– Obama can remember how many homes he owns (one); McCain has to ask his staff.

– Obama has plans to reenergize the failing economy; McCain has advisors who blame Americans for whining about the failing economy

– Obama is organizing on the ground in every state, just as he did in the primaries; McCain’s ground game is sluggish, shaky and much too top-heavy.

– Obama is solid with 80 percent of Democrats and successfully reaching beyond his party’s base; 47 percent of McCain’s base would like another candidate.

– Obama is a Democrat in a Democratic year; McCain is still, unless he flips on that too, a loathed Republican.

Moreover, My Anonymous Source Close to the Obama Camp (with the unfortunate acronym MASCOC – sorry, pal), reports that, as he moves around the country and talks to regular Americans at truck stops, bars and coffee shops, McCain is not all that well-liked and Obama is much more popular with folks who don’t have land-line phones or refuse to talk to, or are unreachable by, pollsters. (That would be the majority these days.) MASCOC also claims that Obama was playing possum in August, letting the GOP vent all the vicious bile that he knew was coming to see what he was up against, and, meanwhile, gearing up to refute the smears and tell the truth about McCain. By the start of the Republican convention, we’ll be seeing new Obama ads reframing McCain, and MASCOC says they’re devastating.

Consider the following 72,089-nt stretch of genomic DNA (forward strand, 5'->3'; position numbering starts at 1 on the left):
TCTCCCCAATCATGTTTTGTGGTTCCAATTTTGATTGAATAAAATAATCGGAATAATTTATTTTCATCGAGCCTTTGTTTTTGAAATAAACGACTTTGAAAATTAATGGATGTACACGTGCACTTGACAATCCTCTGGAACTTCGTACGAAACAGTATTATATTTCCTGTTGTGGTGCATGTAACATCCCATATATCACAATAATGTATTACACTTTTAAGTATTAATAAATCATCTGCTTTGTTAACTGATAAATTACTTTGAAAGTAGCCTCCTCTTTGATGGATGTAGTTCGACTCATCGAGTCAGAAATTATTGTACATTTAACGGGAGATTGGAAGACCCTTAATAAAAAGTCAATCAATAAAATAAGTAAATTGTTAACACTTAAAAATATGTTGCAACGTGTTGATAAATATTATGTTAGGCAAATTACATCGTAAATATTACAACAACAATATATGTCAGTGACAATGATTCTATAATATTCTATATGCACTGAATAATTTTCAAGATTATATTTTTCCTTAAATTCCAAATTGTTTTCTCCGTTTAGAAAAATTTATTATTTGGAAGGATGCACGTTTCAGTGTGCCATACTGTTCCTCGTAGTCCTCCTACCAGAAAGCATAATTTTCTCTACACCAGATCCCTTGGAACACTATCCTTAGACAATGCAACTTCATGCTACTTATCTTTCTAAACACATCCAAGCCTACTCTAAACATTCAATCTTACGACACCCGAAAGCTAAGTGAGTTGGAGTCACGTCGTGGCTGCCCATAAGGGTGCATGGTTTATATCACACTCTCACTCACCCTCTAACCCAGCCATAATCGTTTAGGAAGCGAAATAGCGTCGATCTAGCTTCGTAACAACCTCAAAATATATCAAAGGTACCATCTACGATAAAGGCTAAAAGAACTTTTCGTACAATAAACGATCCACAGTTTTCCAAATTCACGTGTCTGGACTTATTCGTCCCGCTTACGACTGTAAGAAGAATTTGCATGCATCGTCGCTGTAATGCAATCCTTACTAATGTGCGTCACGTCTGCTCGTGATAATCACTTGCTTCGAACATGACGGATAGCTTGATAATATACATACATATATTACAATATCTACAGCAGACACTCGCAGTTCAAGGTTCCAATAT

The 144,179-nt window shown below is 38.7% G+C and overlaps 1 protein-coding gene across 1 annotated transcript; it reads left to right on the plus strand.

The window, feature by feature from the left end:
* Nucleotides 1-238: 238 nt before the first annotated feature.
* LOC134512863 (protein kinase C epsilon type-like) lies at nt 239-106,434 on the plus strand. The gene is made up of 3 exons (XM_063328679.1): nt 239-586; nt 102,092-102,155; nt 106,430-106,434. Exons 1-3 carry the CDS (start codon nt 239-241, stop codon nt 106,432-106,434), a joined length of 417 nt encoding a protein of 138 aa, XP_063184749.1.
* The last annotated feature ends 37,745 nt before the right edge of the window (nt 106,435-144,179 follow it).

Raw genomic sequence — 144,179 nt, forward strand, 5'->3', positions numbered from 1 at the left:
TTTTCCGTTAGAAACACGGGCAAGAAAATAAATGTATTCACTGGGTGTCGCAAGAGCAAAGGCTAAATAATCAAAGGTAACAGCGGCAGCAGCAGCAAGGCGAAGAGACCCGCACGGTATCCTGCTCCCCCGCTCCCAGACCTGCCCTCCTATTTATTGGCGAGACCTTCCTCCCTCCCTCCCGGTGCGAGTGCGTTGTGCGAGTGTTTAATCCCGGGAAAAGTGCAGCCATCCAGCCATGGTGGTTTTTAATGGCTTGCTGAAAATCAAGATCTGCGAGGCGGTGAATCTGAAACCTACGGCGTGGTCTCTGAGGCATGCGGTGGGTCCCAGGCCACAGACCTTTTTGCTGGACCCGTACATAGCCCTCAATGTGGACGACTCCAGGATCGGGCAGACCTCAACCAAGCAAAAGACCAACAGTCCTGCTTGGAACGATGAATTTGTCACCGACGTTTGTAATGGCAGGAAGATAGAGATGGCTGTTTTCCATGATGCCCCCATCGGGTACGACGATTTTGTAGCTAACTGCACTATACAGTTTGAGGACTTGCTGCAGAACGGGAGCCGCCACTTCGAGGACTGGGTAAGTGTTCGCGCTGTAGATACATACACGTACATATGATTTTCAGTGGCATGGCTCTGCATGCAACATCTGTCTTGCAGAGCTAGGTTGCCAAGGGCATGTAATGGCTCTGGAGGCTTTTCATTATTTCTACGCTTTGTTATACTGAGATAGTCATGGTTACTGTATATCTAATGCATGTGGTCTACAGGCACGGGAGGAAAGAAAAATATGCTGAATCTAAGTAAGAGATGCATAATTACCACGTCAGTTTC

Lincoln said we are the last, best hope in a dismal world; Obama is the only one of the two major-party candidates selling hope this year; McCain’s peddling GOP crack – fear, tax cuts, war, nasty ads – praying the worn-out formula will work one more time. After Obama’s performance last night, I think not.

No doubt the Republican Hate Machine will spend the next two months trying to whittle Obama down to size, but, this time around, they’re stuck with a rubber knife. Last night, Obama proved to the crowd at Invesco, and to the television audience around the world, that he’s not going to be the next Dukakis, Gore or Kerry – he’s his own man, it’s not Reagan’s America anymore, and he’s going to fight for every vote.

When Obama is president, I believe we’ll finally be on our way to restoring what we were founded to be — an Age of Enlightenment nation ruled by reason and law — with a government that works for the people again, as it did in FDR’s day.

But more than that, keeping our Constitutional promise of equality, now even children who didn’t happen to be born white will live in a country where they, too, can think that one day they might grow up to be president. It may be a generation or two before the ignorance of racism in our culture disappears completely, but Obama’s election will be an enormous step in the right direction.

If nothing else, that is a change we can believe in — and something worth voting for less than a half-century after Dr. Martin Luther King said “I Have a Dream.”

“…[F]or many of our white brothers … have come to realize that their destiny is tied up with our destiny. And they have come to realize that their freedom is inextricably bound to our freedom.”
– Dr. Martin Luther King, “I Have a Dream,” Aug. 28, 1963.

No Comments

No comments yet.

RSS feed for comments on this post.

Sorry, the comment form is closed at this time.

Powered by WordPress